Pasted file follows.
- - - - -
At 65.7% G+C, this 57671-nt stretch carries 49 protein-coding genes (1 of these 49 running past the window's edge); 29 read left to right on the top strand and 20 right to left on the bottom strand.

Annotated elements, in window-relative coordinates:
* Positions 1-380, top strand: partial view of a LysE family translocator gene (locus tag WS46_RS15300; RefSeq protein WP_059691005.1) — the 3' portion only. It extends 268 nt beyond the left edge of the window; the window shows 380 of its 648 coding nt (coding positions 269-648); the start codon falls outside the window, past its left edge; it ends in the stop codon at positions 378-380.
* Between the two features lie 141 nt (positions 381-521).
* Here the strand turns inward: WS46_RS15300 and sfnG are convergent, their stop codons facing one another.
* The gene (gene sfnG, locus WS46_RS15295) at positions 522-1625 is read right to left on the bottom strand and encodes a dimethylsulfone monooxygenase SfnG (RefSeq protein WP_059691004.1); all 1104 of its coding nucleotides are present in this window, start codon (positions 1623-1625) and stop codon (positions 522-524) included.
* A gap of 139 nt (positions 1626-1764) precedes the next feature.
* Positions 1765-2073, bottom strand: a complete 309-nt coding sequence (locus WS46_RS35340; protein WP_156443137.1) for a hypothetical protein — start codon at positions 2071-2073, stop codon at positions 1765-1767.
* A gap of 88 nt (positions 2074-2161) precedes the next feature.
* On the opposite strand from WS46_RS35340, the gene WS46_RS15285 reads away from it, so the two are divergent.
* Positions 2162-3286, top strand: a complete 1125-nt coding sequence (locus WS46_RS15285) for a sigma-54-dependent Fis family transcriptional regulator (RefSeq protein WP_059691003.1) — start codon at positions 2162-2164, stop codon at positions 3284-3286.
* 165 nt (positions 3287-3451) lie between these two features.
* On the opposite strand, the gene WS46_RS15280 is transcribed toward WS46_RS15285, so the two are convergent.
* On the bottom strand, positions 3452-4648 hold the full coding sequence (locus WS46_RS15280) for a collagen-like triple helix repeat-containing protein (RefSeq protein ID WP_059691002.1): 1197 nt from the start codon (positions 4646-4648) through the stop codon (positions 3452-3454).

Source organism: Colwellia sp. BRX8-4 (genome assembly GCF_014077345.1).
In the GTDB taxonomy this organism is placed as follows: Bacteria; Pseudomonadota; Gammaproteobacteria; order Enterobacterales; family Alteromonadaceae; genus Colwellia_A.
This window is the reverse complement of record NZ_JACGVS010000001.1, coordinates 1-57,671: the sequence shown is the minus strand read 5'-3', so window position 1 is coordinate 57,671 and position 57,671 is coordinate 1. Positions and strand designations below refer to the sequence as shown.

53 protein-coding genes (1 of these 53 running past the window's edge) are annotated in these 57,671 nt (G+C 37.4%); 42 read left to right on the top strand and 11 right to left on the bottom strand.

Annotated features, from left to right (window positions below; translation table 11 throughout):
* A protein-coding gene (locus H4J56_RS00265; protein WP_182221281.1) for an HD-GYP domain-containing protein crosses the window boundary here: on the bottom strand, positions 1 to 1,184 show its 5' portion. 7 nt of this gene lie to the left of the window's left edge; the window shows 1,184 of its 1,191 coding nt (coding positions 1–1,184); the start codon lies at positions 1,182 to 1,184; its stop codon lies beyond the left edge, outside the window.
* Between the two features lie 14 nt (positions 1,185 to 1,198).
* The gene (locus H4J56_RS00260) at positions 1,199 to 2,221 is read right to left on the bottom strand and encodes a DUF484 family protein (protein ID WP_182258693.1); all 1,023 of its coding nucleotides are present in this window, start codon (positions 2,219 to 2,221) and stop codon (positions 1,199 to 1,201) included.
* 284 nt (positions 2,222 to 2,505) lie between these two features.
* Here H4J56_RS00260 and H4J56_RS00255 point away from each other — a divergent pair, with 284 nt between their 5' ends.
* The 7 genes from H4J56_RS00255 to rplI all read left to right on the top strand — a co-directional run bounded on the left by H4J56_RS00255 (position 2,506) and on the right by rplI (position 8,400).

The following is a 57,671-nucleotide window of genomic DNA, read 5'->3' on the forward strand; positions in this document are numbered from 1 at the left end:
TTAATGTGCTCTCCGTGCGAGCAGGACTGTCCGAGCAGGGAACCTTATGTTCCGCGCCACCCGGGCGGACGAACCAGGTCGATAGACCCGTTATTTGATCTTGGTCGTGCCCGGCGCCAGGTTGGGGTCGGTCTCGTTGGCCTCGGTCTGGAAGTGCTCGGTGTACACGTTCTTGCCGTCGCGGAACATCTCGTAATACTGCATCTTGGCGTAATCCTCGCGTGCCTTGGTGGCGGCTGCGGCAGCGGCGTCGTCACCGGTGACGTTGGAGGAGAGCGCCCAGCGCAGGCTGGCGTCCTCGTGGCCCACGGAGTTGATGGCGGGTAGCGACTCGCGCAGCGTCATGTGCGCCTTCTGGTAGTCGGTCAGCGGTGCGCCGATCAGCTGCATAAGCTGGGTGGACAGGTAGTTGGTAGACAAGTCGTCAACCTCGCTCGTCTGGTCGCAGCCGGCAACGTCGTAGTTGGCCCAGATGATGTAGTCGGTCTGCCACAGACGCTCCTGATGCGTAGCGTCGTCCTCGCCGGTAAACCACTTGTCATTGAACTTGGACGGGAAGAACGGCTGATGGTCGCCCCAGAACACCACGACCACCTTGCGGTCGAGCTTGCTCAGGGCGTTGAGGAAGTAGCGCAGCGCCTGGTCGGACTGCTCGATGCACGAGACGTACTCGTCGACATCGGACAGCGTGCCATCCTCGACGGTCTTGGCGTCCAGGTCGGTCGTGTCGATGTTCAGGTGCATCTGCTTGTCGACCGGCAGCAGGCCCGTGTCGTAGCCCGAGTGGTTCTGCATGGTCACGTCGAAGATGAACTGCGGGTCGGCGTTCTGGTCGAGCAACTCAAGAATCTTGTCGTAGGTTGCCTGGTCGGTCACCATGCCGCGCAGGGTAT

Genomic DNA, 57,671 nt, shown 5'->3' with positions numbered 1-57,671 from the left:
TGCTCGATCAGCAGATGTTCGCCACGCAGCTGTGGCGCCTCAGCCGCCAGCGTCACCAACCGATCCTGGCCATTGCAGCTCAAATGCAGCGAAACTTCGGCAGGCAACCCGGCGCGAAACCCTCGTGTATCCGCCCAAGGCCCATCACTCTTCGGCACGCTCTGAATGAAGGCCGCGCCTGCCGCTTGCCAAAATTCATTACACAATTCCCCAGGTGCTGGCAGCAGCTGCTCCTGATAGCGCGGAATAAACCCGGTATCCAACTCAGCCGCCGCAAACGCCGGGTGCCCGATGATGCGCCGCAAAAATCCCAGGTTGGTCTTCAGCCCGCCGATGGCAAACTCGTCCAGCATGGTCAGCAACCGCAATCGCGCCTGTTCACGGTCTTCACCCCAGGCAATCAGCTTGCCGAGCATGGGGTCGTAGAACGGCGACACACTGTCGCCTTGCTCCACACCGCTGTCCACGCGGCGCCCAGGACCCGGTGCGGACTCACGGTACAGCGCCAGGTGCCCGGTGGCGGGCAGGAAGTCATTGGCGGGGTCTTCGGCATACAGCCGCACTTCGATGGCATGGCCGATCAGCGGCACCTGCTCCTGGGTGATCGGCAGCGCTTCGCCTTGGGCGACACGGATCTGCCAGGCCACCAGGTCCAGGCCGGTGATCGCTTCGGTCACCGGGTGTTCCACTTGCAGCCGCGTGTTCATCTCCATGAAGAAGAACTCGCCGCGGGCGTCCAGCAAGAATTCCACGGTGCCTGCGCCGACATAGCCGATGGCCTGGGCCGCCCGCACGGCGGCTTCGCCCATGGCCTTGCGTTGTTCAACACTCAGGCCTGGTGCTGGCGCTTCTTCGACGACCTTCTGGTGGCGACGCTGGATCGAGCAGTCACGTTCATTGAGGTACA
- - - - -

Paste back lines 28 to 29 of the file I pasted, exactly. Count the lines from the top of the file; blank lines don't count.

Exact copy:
Genomic DNA, 57,671 nt, shown 5'->3' with positions numbered 1-57,671 from the left:
TGCTCGATCAGCAGATGTTCGCCACGCAGCTGTGGCGCCTCAGCCGCCAGCGTCACCAACCGATCCTGGCCATTGCAGCTCAAATGCAGCGAAACTTCGGCAGGCAACCCGGCGCGAAACCCTCGTGTATCCGCCCAAGGCCCATCACTCTTCGGCACGCTCTGAATGAAGGCCGCGCCTGCCGCTTGCCAAAATTCATTACACAATTCCCCAGGTGCTGGCAGCAGCTGCTCCTGATAGCGCGGAATAAACCCGGTATCCAACTCAGCCGCCGCAAACGCCGGGTGCCCGATGATGCGCCGCAAAAATCCCAGGTTGGTCTTCAGCCCGCCGATGGCAAACTCGTCCAGCATGGTCAGCAACCGCAATCGCGCCTGTTCACGGTCTTCACCCCAGGCAATCAGCTTGCCGAGCATGGGGTCGTAGAACGGCGACACACTGTCGCCTTGCTCCACACCGCTGTCCACGCGGCGCCCAGGACCCGGTGCGGACTCACGGTACAGCGCCAGGTGCCCGGTGGCGGGCAGGAAGTCATTGGCGGGGTCTTCGGCATACAGCCGCACTTCGATGGCATGGCCGATCAGCGGCACCTGCTCCTGGGTGATCGGCAGCGCTTCGCCTTGGGCGACACGGATCTGCCAGGCCACCAGGTCCAGGCCGGTGATCGCTTCGGTCACCGGGTGTTCCACTTGCAGCCGCGTGTTCATCTCCATGAAGAAGAACTCGCCGCGGGCGTCCAGCAAGAATTCCACGGTGCCTGCGCCGACATAGCCGATGGCCTGGGCCGCCCGCACGGCGGCTTCGCCCATGGCCTTGCGTTGTTCAACACTCAGGCCTGGTGCTGGCGCTTCTTCGACGACCTTCTGGTGGCGACGCTGGATCGAGCAGTCACGTTCATTGAGGTACA